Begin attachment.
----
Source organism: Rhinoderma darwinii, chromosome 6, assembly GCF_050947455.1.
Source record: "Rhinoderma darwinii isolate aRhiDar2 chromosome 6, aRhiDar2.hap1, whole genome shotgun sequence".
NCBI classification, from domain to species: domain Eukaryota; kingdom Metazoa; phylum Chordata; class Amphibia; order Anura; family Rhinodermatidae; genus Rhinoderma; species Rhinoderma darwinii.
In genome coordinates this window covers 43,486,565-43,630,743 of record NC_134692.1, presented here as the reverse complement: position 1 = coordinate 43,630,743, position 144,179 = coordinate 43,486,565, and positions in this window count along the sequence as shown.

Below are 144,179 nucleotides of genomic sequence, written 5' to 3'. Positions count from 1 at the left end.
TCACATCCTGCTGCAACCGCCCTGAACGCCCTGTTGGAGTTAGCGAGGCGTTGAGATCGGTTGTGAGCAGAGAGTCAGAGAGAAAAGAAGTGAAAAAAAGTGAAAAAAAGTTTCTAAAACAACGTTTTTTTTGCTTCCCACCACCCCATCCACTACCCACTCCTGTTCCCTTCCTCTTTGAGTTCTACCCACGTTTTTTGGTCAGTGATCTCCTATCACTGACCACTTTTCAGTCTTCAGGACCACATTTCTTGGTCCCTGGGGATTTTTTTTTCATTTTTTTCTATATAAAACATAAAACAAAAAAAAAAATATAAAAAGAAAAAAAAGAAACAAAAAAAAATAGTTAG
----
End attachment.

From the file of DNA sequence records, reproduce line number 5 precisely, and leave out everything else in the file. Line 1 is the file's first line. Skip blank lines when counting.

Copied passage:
Below are 144,179 nucleotides of genomic sequence, written 5' to 3'. Positions count from 1 at the left end.